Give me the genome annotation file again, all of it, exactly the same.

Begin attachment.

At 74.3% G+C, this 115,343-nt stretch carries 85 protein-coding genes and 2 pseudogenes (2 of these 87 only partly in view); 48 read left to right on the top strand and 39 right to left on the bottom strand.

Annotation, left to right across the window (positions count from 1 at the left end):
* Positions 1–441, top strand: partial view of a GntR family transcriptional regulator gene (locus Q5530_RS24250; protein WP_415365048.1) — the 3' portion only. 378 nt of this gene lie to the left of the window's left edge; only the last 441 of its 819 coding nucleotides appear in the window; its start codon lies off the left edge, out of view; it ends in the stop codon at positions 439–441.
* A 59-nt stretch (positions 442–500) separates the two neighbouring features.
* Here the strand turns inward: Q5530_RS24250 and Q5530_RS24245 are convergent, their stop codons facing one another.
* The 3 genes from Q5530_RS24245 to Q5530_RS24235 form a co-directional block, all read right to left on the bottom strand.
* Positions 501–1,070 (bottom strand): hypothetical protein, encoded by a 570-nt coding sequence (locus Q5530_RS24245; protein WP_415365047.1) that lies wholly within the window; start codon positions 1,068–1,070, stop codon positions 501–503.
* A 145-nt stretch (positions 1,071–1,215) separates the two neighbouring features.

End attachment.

At 74.3% G+C, this 115,343-nt stretch carries 85 protein-coding genes and 2 pseudogenes (2 of these 87 only partly in view); 48 read left to right on the top strand and 39 right to left on the bottom strand.

Annotation, left to right across the window (positions count from 1 at the left end):
* Positions 1–441, top strand: partial view of a GntR family transcriptional regulator gene (locus Q5530_RS24250; protein WP_415365048.1) — the 3' portion only. 378 nt of this gene lie to the left of the window's left edge; only the last 441 of its 819 coding nucleotides appear in the window; its start codon lies off the left edge, out of view; it ends in the stop codon at positions 439–441.
* A 59-nt stretch (positions 442–500) separates the two neighbouring features.
* Here the strand turns inward: Q5530_RS24250 and Q5530_RS24245 are convergent, their stop codons facing one another.
* The 3 genes from Q5530_RS24245 to Q5530_RS24235 form a co-directional block, all read right to left on the bottom strand.
* Positions 501–1,070 (bottom strand): hypothetical protein, encoded by a 570-nt coding sequence (locus Q5530_RS24245; protein WP_415365047.1) that lies wholly within the window; start codon positions 1,068–1,070, stop codon positions 501–503.
* A 145-nt stretch (positions 1,071–1,215) separates the two neighbouring features.